Humans Are Driving Birds to Extinction, Group Warns

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His gloomy prediction proved accurate. By the mid 19th century the great bustard was extinct in Britain. In the rest of Europe its distribution is greatly diminished.

The disappearance of native birds is often heralded by the arrival of alien animals, says Youth.

The dangers of such introductions—both deliberate and accidental—are evident on remote islands. Having evolved over hundreds of thousands of years to suit the conditions of their isolated homes, many island birds are ill-equipped to cope with outsider competitors or predators.

For instance, Hawaii's endemic bird species are being put to flight by a variety of invaders, including cats, rats, feral pigs, and mongoose.

On St. Lucia, the small Indian mongoose was brought in to deal with an earlier influx of rats. Unfortunately, the mongoose also developed a taste for the white-breasted thrasher—one of the Caribbean's most endangered birds.

The mammal was also introduced to control rats on Mauritius in the Indian Ocean—once home to the famous dodo. This strange, flightless pigeon epitomized the problems faced by endemic island species. Waddling was no defense against hungry sailors.

Meat-eating, acid-spitting yellow crazy ants have imperiled the Christmas Island hawk-owl and Abbot's booby. The birds are found only on Christmas Island. The Australian government has been scattering poisoned bait from helicopters to keep the ants at bay.

Introduced birds can be just as dangerous. A massive cull of ruddy ducks is about to begin in Europe in an effort to save Spain's white-headed duck.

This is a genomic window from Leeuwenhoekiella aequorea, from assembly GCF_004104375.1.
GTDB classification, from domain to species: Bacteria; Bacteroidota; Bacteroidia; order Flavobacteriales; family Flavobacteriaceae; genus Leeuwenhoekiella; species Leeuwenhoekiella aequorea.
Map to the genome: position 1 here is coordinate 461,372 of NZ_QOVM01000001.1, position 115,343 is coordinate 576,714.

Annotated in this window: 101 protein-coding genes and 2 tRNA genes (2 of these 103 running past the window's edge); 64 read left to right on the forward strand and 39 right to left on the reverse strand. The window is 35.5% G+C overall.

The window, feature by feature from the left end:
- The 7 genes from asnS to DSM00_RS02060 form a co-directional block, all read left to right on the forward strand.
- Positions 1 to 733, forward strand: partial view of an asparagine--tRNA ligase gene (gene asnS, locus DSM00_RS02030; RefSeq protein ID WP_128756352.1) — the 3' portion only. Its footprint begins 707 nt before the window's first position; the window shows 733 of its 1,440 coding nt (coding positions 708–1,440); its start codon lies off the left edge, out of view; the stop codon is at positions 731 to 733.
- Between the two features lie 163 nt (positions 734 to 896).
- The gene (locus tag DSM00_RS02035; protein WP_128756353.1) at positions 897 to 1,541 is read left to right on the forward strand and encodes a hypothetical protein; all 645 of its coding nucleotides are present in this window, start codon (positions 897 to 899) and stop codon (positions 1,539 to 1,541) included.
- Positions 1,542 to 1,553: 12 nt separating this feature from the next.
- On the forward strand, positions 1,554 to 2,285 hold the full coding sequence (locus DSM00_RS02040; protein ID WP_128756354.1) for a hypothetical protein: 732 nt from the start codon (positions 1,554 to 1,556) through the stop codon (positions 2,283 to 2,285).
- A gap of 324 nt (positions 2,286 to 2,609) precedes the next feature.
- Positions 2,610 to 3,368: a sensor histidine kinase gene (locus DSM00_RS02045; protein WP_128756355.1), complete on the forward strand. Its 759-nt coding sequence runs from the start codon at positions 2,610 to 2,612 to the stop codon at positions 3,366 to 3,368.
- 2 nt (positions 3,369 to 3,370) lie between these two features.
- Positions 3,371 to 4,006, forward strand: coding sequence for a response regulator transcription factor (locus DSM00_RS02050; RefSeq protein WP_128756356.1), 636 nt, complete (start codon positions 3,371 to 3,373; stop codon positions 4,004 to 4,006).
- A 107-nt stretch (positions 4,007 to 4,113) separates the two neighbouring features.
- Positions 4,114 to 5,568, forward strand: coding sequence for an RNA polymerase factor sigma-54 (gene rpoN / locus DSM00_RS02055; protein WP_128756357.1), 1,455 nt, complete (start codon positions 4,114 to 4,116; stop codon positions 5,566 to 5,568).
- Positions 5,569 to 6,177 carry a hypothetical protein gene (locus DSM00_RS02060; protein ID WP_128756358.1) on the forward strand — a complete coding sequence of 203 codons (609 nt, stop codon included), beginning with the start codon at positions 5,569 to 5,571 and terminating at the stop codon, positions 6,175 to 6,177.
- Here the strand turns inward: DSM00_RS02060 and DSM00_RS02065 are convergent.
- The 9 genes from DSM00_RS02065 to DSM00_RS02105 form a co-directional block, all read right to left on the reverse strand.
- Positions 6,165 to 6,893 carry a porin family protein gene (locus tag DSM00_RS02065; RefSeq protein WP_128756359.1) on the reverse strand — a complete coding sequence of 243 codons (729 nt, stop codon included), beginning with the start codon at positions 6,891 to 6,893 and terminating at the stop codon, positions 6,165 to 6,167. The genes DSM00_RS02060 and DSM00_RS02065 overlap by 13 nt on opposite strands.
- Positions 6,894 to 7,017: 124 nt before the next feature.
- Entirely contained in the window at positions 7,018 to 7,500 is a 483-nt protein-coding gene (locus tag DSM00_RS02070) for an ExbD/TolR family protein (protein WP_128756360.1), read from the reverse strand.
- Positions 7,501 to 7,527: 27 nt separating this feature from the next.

The ruddy duck, a native of North America, is now interbreeding with its close relative. Conservationists say the white-headed duck will soon be wiped out if drastic action isn't taken to stop the sexually precocious invader.

Unnatural Situation

"The tragedy of this situation is that the ducks themselves are not to blame," said a spokesman for the Royal Society for the Protection of Birds in Britain. "They are doing what comes naturally to them, having been placed in an unnatural situation by the actions of humans."

Youth says similar actions mean many other birds are living on the brink. He says more than 20 localized pheasant species in Asia are endangered by over-hunting. And almost a third of the world's 330 parrots are facing extinction following habitat loss and trapping for the pet trade.

Conservationists say unregulated fisheries in the southern oceans are endangering the albatross. Thousands of birds are being hooked and drowned on baited longlines set for fish.

Richard Thomas, communications manager for BirdLife International, said: "Of the 21 albatross species recognized by BirdLife [some say 24 species], 17 are currently considered at risk of global extinction due to longline fisheries."

Global warming—widely regarded as a manmade phenomenon—also looks set to become a key factor in determining the plight of many species.